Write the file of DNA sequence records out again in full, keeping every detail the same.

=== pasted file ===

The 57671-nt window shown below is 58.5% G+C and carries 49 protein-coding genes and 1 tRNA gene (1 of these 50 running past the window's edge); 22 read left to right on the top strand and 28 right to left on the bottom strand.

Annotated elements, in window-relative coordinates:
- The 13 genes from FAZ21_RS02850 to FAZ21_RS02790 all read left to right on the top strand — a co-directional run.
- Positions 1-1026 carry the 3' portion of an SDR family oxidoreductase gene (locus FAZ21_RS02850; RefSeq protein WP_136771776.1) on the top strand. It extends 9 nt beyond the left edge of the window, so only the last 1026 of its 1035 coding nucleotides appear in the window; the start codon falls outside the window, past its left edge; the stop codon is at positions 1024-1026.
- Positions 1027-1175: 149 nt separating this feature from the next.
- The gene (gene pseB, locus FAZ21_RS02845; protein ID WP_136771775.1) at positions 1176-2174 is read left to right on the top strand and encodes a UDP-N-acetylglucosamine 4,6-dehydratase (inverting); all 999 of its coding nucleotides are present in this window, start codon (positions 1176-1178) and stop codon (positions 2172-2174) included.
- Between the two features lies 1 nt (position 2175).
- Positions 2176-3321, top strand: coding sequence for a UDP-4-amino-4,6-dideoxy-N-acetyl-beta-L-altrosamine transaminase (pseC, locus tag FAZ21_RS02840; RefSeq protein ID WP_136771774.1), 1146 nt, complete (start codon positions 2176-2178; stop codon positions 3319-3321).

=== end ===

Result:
The 57671-nt window shown below is 58.5% G+C and carries 49 protein-coding genes and 1 tRNA gene (1 of these 50 running past the window's edge); 22 read left to right on the top strand and 28 right to left on the bottom strand.

Annotated elements, in window-relative coordinates:
- The 13 genes from FAZ21_RS02850 to FAZ21_RS02790 all read left to right on the top strand — a co-directional run.
- Positions 1-1026 carry the 3' portion of an SDR family oxidoreductase gene (locus FAZ21_RS02850; RefSeq protein WP_136771776.1) on the top strand. It extends 9 nt beyond the left edge of the window, so only the last 1026 of its 1035 coding nucleotides appear in the window; the start codon falls outside the window, past its left edge; the stop codon is at positions 1024-1026.
- Positions 1027-1175: 149 nt separating this feature from the next.
- The gene (gene pseB, locus FAZ21_RS02845; protein ID WP_136771775.1) at positions 1176-2174 is read left to right on the top strand and encodes a UDP-N-acetylglucosamine 4,6-dehydratase (inverting); all 999 of its coding nucleotides are present in this window, start codon (positions 1176-1178) and stop codon (positions 2172-2174) included.
- Between the two features lies 1 nt (position 2175).
- Positions 2176-3321, top strand: coding sequence for a UDP-4-amino-4,6-dideoxy-N-acetyl-beta-L-altrosamine transaminase (pseC, locus tag FAZ21_RS02840; RefSeq protein ID WP_136771774.1), 1146 nt, complete (start codon positions 2176-2178; stop codon positions 3319-3321).